Finding a Work-Life Balance
When first entering the workforce, learning how to balance work and life can be tricky. After spending a solid chunk of life in school taking classes and doing homework, suddenly being an adult is major lifestyle change. Here are some things I’ve learned so far as a new grad that have been key in helping me find my work-life balance.
Figure out your essentials.
The most common advice for establishing a work-life balance is to learn how to “compromise” between work obligations and personal commitments. The key to doing so isn’t in the compromise, however, but rather in knowing what you are unwilling to compromise. For some, it might be getting a good night’s sleep. For others, it might be an annual vacation to somewhere new. Whatever it is, finding the right compromise begins with knowing your boundaries.
It’s a marathon, not a sprint.
A good work-life balance is a marathon, not a sprint. There may be times where you run and times where you walk, but overall, you need to find a pace that works in the long term. There will be times when you need to work day and night for a week, as great opportunities don’t come every day. However, a successful career is developed over the course of not just years, but decades . Overexerting yourself now might wear you down in the long run.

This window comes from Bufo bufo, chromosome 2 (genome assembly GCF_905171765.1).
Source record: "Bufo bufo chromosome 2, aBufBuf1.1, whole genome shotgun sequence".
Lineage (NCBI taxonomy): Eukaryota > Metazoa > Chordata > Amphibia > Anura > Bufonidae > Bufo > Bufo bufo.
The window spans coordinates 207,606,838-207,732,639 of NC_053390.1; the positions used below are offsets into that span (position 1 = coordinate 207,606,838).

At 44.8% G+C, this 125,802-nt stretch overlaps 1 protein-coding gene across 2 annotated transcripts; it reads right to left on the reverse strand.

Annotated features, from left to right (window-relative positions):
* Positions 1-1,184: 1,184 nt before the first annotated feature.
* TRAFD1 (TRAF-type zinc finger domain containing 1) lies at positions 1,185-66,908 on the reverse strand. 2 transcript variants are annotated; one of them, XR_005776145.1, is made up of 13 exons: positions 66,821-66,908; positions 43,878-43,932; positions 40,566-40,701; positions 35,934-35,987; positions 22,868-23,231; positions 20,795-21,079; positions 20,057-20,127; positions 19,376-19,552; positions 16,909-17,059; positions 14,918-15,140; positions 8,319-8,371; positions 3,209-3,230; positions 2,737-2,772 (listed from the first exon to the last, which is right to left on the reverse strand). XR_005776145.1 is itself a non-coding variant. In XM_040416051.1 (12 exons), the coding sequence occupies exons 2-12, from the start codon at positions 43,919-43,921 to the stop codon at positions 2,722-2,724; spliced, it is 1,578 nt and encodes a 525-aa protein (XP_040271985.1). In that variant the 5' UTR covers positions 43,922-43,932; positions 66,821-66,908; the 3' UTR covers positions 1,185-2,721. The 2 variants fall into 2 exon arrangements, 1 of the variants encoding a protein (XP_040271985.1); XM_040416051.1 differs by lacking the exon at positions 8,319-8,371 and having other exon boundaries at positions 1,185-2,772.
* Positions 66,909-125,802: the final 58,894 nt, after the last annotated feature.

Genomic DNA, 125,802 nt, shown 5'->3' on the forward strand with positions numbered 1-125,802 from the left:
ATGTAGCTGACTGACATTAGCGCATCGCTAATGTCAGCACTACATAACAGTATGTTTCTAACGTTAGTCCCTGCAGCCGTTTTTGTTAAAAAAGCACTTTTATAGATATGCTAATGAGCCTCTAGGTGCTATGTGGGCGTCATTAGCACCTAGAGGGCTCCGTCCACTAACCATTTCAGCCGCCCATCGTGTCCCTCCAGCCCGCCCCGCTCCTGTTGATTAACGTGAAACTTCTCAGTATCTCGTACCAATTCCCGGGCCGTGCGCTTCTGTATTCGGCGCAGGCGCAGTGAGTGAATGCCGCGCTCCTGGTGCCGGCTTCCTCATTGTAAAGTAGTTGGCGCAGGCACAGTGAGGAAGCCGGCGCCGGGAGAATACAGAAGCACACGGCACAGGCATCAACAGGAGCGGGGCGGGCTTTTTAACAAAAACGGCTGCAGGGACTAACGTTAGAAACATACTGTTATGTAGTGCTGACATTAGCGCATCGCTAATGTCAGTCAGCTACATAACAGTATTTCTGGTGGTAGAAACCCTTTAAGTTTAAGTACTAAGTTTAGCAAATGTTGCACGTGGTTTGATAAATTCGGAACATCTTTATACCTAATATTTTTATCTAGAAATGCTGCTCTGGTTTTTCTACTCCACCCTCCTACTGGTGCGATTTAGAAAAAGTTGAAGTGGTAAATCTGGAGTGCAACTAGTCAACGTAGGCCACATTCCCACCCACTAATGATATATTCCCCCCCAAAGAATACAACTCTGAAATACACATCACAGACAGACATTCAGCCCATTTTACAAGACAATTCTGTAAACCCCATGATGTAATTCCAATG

Be flexible, welcome variety.
In college, there’s always many things going on: half a dozen different classes, a potpourri of extracurriculars, and all your friends stuffed into one campus. That’s a luxury of school. Work life is comparably much more monolithic, especially once a routine has been established. While this is not bad per se, introducing some variety might just brighten up your week. When activities or friends are scarce, being flexible and open to new things goes a long way.
Weekends are a real thing.
Not having classes over weekends is pretty nice, but not having work is even better: there’s no homework! (Usually.) One jarring aspect of working is that, while college is somewhat of a 24/7 thing, work is pretty clearly defined. In particular, weekends are completely open. Staying at home might be too boring and going on a trip too tiring. There’s a sharp contrast between a weekday day and a weekend day that takes a while to get used to.
Create goals at work and at home.
While you’ve probably settled on your vocation, you might have trouble choosing your avocation(s). Setting goals helps quite a bit, both in trying new things and in digging in deep. For me, these goals have been writing and working out. Naturally, taking a step back every now and then to determine what you want out of work is critical as well. Setting goals is not new, but it’s now much more nebulous than getting an A or winning a trophy.